......Winchester73.wc.1950.52k.Winters(SB10)Directed by Anthony Mann, written by Borden Chase & Rob Richards and stars Mann regular Jimmy Stewart and Steve McNally, Millard Mitchell (“High-Spade”), Dan Duryea, Shelley Winters & Will Geer as “Wyatt Earp.” Classic: Big stars, top support (Jay Flippen, John McIntire, James Best, Steve Brodie, Charles Drake) and future top-bills in Rock Hudson & Tony Curtis. Family feud is focus between “Lin” vs estranged “Dutch Henry” and how the new Winchester repeat rifle, won in contest, then stolen, serves as connector, passing through sets of hands. Hate displayed by brothers is intense (Need more Oscars®). Another nice call on B&W, it’s the ricochet of bullets (Sound: Leslie Carey – Richard De Weese (Western Electric mono)) that authenticates this beauty and leaves its mark on your mind.

Little Big Man (1970 – National General)

Directed by Arthur Penn, written by Tom Berger & Calder Willingham and stars Dustin Hoffman, Chief Dan George, Faye Dunaway, Dick Mulligan, Martin Balsam, Cal Bellini & Carole Androsky. Big budget ($15M), no Oscars® for this tour de force. Dustin’s best. Tootsie was tops but it’s blue-ribbon apples to gold-medal oranges. Support in Faye (“Mrs. Pendrake (“Poor Jack”)), Martin (“Meriwether (“There’s element of risk in every profession”)), Carole (“Men!”), Dan (“Sometimes magic works, sometimes it doesn’t”) and Cal (“Next time I can kill you without becoming an evil person”)” is super. Noted for its comical yet harsh portrayal of Custer, the truth may fall in between Boots and LBM. Age make-up (“Jack”) could not be better today while creator’s refusal to sanctify the Sioux brilliantly brings out the “human“ in the “beings.”

Some of the Rest of the Best of the West

The Searchers (1956 – Ford – WB): Wayne’s doorway exit at end onto the panoramic plain is the greatest visual close in American moviedom, just edging out Pierce’s ‘can’t-get-away-from-that-crazy-brat-finally-behind-bars-fast-enough’ exit from L.A. Gothic City Hall in sun streaks of the Mildred closing.

Jeremiah Johnson (1972 – S. Pollack – WB): Sound of prying that Hawken rifle from the frozen, dead grasp of “Hatchet Jack” was special, as too was the “Swan (D.Bolton)” unveiling (“Dear Lord!”).

.....Grapes.Fonda.1940.Zanuck.wc.thm(WP.USA11)The Grapes of Wrath (1940 – John Ford – 20C-Fox): Evolution of the genre. Now the Westerner (“Tom”) has a family, forgoes the pistol, drives an old truck, picks fruit and still will never abide a bully.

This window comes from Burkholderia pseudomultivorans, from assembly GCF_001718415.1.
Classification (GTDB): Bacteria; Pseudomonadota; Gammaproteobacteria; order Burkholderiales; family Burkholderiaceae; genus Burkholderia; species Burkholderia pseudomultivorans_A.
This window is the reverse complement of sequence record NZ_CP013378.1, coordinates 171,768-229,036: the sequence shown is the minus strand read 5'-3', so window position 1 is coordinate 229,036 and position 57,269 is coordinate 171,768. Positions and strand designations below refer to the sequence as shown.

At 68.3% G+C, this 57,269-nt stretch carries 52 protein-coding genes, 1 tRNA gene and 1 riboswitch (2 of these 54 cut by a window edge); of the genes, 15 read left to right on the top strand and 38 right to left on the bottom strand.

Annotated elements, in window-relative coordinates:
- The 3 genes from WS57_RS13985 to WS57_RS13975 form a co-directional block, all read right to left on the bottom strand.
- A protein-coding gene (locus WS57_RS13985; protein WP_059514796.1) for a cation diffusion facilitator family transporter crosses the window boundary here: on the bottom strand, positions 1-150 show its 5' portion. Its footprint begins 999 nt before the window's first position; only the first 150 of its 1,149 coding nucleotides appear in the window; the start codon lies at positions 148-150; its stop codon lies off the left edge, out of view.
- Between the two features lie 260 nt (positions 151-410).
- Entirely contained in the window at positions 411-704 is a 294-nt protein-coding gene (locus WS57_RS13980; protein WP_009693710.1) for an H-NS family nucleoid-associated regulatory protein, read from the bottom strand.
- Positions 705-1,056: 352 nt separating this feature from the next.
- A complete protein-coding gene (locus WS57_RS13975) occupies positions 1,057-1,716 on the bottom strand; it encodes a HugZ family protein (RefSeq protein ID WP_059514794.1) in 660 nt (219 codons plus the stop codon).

Rio Bravo (1959 – Hawks – Warner Bros.): Story’s a bit thin but sure beat’s El Dorado (Caan: “Mississippi”). What was Bing Russell thinking anyway, hassling Claude Akins? But its likeability n’ lyrics (“♫ My Rifle, My Pony and Me ♫”) will hit your high notes and bring you back for more.

Blood on the Moon (1948 – Robert Wise – RKO Radio): No “Joey” nor off-limits married woman (“Marian”), but before Ladd cleared the Wyoming “valley” of guns, Bob Mitchum did the same in AZ. Cinematography by Nick Musuraca.

Hud (1963 – Martin Ritt – Paramount): A persona reprised by his Butch Cassidy & Sting partner in “Little Fauss & Big Halsy.” Filmed by J.W. Howe.

.....Misfits.1961.wc.MacfaddenPub.608k(SB12)The Misfits (1961 – John Huston – UA): Clark Gable is 100% cowboy in this tense, tearful drama marking his and co-star Marilyn Monroe‘s final films and arguably best showings on screen. Monty makes the grade as well, matching his Red River role in quality if not character traits. Marilyn gives her best line: “If I could be anyone, a child who could be brave from the beginning.” Amen.

High Noon (1952 – Fred Zinnemann – UA): Too tall to remake.

The Treasure of the Sierra Madre (1948 – Huston – WB): Down Mexico way. Tenacious ticket hawk little Robert “Bobby” Blake nearly steals the picture when early on he takes a bath in failing to heed Bogart’s warning (“I’ll throw this glass of water”) to the irritant, but hangs tough and melts “Dobbsie’s” heart.

The Man Who Shot Liberty Valance (1962 – Ford – Paramount)

The Outlaw (1943 – Hawks – UA): Russell, who’d become a fine actress, was ill-suited and subject of an absurd ad-campaign at benefactor Hughes behest, but Tom, Walter and under-rated lead Jack Buetel were terrific, the later looking the quintessential Kid, skillfully selling a clever persona central to Billy legend.

.....Walsh.1.1.18.wc.thm(WP.USA13)The Big Trail (1930 – Raoul Walsh – Fox): Over-looked, under-loved but billed as “most important picture ever produced“ and that wasn’t far off.

City Slickers (1991 – Ron Underwood – Columbia): Comedy-drama, “Norman” scenes choke me up. But like Vince said, “If you’re gonna’ get in this business (NFL) you better bring your emotions.” Veteran cowboy (WW2) Jack Palance hoists an Oscar® and delivers best line: “I crap bigger’n you (BC).” The #2: “Colorado, it’s always the last place you look.” Not for Lombardis, it ain’t.

Author’s Addendum: This “Western” perspective is of course relative to my own land (USA) with exceptions in The Treasure, set in Mexico, and Italian-made TGBU.  Another, more informed version could go global to include greats like Seven Samurai (54) set in 1500s Japan but with a Western flavor in themes of tumult, weapon-play and community, where the relevant region in need of justice (or ♫ song ♫) might instead be known as Eastern, North or South.

....brass.thumbtack.J.Dalton.wc.thm(WP.SB.USA14)Steven Keys
Brass Tacks
Photo credit: L.VanCleef, wc.cca, PEC-UA; G.Cooper, wc, 1952-HighNoon, UA; D.Blocker, Bonanza, NBC, wc, 1960; Dallas-Cowboys-helmet, wc, DukeHa, 5.16.8; Clu Gulager-M.Hill, wc, TheTallMan, 1960-62; R.Duvall, wc, S.Quigley, AFPS-WRAMC, 9.25.7; Ladd-Arthur, Shane, Paramount, 1953, wc; K.Costner, DWW, wc, Juhijbljb; Clint-Eastwood, wc, 1965, S.Leone, AFDM; Winters-Stewart, Winchester73, 1950, wc; Henry.Fonda, The Grapes, wc, Zanuck, 1940; Monroe-Gable, TheMisfits, 1961, MacFaddenPub, wc; R.Walsh, wc, 1.1.18; brass.thumbtack, J.Dalton, wc.
Posted: 8.15.16 @ 6:15pm, edit 8.22, 6.28.17; Copyright © 2016
Asterisk (*): Random order
Sources of reference: Wikipedia and IMDb